Tancredo delays lawsuit against MSU Denver

Tom Tancredo will be suing MSU Denver as soon as he can find a plaintiff for his case.

Former Colorado congressman Tom Tancredo has set his sights on the university since the approval of the Colorado High School/GED Nonresident tuition rate. On June 26, he announced his plans to sue the school through his non-profit organization the Rocky Mountain Foundation.

For the past month, Tancredo has been placing ads in The Metropolitan in search of plaintiffs. The ads read: “Paying Out of State Tuition? Annoyed that you are being ripped off by Metro’s policy allowing a lower rate for non-citizen students?”

He has received a handful of positive responses to the ad, but according to Tancredo, none of the students are willing to be involved for fear of the repercussions from their teachers and administrators.

“They think it’s unfair that they’re paying full boat and students in the country illegally aren’t,” Tancredo said. “When they say to me ‘some of my teachers will exact retribution,’ I can’t say ‘oh no that could never occur.’ Of course it can. It simply is possible.”

Tancredo said it is hard to follow up with the lawsuit under these circumstances, but it’s not impossible.

“We really have to wait and see whether we want to pursue [it] if we can’t get anybody else. I think the safest thing to say is we will look at it at that point and make a decision,” he said.

Cathy Lucas, MSU Denver’s associate to the president for marketing and communications, said that students and faculty are protected by freedom of speech and would not encounter the environment described by Tancredo. The school retained outside legal counsel in late May in anticipation of such lawsuits.

“Should we be sued, we believe we are on firm legal ground,” Lucas said. “We reviewed current state statute and deemed this is a legitimate policy within the trustees’ authority. The structure of nonresident tuition rates by state higher education institutions are not required to be authorized by the state legislature and this nonresident tuition rate contained no state subsidy.”

Tancredo disagreed and said that the rate change for undocumented students is only up to the legislature. He called the new tuition “unfair, illegal, an incentive for people to come to the U.S illegally and a slap in the face to every single [immigrant] who has done it the right way.”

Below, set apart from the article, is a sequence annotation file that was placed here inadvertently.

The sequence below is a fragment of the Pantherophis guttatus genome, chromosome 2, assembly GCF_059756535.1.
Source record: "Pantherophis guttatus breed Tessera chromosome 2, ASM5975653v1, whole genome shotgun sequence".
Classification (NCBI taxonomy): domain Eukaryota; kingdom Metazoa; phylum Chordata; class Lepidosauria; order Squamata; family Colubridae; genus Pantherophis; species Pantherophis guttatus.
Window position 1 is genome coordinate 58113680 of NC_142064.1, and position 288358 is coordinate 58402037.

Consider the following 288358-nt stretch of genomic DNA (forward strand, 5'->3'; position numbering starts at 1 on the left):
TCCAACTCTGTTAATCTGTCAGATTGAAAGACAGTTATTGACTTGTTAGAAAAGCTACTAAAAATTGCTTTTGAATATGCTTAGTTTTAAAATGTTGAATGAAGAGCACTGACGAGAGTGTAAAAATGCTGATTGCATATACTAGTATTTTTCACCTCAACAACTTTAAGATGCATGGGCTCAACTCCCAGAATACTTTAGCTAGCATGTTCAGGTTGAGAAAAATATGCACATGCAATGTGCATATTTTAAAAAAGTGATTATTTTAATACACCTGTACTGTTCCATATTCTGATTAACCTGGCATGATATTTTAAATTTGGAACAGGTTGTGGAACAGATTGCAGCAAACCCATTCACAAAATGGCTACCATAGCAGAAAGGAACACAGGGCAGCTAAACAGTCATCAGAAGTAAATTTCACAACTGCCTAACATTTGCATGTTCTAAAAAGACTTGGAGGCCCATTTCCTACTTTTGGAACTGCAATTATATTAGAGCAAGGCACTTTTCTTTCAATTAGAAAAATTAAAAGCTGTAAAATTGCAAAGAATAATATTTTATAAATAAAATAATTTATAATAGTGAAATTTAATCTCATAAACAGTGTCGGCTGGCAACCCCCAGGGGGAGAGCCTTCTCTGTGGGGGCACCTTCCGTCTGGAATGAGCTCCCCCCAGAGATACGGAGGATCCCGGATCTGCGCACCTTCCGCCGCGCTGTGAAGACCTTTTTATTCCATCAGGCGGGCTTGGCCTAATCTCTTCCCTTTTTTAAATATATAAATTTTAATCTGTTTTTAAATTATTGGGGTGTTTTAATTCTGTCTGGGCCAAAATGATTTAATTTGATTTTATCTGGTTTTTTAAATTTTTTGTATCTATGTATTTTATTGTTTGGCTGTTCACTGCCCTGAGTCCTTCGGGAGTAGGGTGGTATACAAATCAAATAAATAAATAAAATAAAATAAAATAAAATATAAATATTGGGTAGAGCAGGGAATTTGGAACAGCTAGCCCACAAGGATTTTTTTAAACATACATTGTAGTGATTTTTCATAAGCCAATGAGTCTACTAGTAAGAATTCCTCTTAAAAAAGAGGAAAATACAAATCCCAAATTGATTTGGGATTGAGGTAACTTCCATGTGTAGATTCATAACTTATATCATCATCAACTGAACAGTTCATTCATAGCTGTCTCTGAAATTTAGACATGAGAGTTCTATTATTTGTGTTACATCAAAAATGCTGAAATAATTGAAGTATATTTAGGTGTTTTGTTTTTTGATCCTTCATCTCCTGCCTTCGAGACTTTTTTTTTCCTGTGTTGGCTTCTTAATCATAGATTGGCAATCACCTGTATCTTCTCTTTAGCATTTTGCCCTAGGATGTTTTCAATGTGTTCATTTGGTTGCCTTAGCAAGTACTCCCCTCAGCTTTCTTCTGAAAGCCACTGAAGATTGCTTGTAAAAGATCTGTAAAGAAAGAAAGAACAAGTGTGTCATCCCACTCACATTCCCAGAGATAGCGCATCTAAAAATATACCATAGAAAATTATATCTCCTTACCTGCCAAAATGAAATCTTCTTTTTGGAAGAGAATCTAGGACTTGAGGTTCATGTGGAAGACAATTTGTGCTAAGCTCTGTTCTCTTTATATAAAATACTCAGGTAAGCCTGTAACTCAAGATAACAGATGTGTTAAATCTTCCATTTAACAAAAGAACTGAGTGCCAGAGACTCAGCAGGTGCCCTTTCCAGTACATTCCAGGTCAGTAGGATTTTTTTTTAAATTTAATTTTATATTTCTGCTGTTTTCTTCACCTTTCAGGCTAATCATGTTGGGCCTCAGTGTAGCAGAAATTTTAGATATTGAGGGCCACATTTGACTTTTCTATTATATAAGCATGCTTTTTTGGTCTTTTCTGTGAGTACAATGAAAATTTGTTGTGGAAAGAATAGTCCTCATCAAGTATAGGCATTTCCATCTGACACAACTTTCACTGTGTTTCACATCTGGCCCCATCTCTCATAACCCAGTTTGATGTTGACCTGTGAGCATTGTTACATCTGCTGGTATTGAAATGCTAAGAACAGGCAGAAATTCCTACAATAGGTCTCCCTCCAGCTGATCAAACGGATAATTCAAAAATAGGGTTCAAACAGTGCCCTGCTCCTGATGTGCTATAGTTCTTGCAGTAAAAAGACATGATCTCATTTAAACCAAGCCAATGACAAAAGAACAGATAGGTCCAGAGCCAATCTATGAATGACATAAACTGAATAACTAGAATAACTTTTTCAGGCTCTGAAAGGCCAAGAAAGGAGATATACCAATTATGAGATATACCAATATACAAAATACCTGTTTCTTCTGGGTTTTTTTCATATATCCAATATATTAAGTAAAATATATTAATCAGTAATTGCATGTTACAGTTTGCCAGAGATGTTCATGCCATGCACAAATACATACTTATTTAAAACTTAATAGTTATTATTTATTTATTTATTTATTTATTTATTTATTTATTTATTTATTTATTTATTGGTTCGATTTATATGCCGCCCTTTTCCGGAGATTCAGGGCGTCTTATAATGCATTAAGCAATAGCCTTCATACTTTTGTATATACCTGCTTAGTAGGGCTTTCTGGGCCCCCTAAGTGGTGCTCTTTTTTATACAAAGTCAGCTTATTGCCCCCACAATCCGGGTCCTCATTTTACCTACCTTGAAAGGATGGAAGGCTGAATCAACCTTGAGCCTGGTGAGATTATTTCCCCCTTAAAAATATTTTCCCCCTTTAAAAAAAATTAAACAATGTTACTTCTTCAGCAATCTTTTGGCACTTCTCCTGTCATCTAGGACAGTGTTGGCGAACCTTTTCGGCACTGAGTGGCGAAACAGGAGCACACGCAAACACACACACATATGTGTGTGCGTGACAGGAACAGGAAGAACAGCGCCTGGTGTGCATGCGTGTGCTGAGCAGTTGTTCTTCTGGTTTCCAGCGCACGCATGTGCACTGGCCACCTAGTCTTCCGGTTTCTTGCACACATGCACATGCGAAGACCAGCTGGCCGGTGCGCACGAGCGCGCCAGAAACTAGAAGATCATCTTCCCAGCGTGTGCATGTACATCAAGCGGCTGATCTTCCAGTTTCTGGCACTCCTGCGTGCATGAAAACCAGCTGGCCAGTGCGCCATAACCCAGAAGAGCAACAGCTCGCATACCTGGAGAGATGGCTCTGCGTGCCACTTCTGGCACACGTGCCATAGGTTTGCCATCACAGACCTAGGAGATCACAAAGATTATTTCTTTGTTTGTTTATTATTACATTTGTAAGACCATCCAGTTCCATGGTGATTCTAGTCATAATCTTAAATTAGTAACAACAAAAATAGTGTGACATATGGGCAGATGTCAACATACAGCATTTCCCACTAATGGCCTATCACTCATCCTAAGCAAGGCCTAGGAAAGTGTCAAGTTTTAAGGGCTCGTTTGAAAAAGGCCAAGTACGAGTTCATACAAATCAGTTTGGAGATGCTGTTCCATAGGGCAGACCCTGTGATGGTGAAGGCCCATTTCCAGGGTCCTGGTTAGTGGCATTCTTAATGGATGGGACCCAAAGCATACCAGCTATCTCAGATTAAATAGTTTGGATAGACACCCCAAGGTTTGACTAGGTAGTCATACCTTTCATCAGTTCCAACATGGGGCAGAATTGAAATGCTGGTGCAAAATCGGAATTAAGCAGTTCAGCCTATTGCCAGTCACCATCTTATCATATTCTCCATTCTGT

Lilia Chavez, an MSU Denver junior who qualifies under the new rate, disagrees with the lawsuit.

“Out-of-state students that have lived here long enough can file for in-state tuition,” Chavez said. “We cannot, and most of us have lived here our whole lives. Whether they like it or not, we are part of this society and will continue to be. If there was a way to [apply for status] legally without waiting years for a visa to come or being separated from our families and what we call home, we would do it. It is not even a guarantee that if we applied for the visa, we would get it. We love this country and I’ll speak for myself, I love my school. Do they not think that by allowing students like me go to college, it actually benefits society?”

As of now, MSU Denver has placed 240 students under the new rate — 97 continuing students, and 143 new students — making up less than 1 percent of this year’s fall student body, according to Judi Diaz Bonacquisti, associate vice president for enrollment management.

Citizens who have been living out of state also qualify for the new rate if they can prove they attended a Colorado high school for three years and have graduated from one.

“It was the Board of Trustees and MSU Denver’s administration’s intent to provide access and affordability to all of Colorado’s high school students,” Lucas said. “It was never our intent to disregard Colorado’s law or its legislature. And we do not believe we have done this.”

The Colorado High School/GED Non-resident Tuition Rate is designed for undocumented students who live in Colorado and have attended and graduated from a Colorado high school or hold a GED. It was approved by the MSU Denver Board of Trustees on June 15.

Below is a comparison of tuition rates (15 credit hours/two semesters) set by the Board of Trustees for the 2012-13 academic year:

•Colorado resident tuition = $4,304

•Non-resident tuition = $15,985

•Colorado High School/GED Non-resident tuition = $7,157

Students who qualify for the new rate are not eligible for financial aid or student loans and must pay all mandatory student fees including, if applicable, student health insurance.

•The student must have attended a Colorado high school for at least three years.

•The student must have graduated from a Colorado high school or completed a GED in Colorado.

•The student must submit a notarized affidavit which states, except for their immigration status, he or she is in good legal standing and is seeking or intends to seek lawful status when eligible.

The following two tabs change content below.

Maalikah Hartley

Maalikah Hartley has contributed to The Metropolitan as a reporter and assistant news editor since summer 2012. She is majoring in convergent journalism and expects to graduate in 2014. Maalikah is interested in alternative news media and hopes to someday start her own operation or join a respected independent news organization.

Maalikah Hartley has contributed to The Metropolitan as a reporter and assistant news editor since summer 2012. She is majoring in convergent journalism and expects to graduate in 2014. Maalikah is interested in alternative news media and hopes to someday start her own operation or join a respected independent news organization.

Related posts

Leave a Reply

Top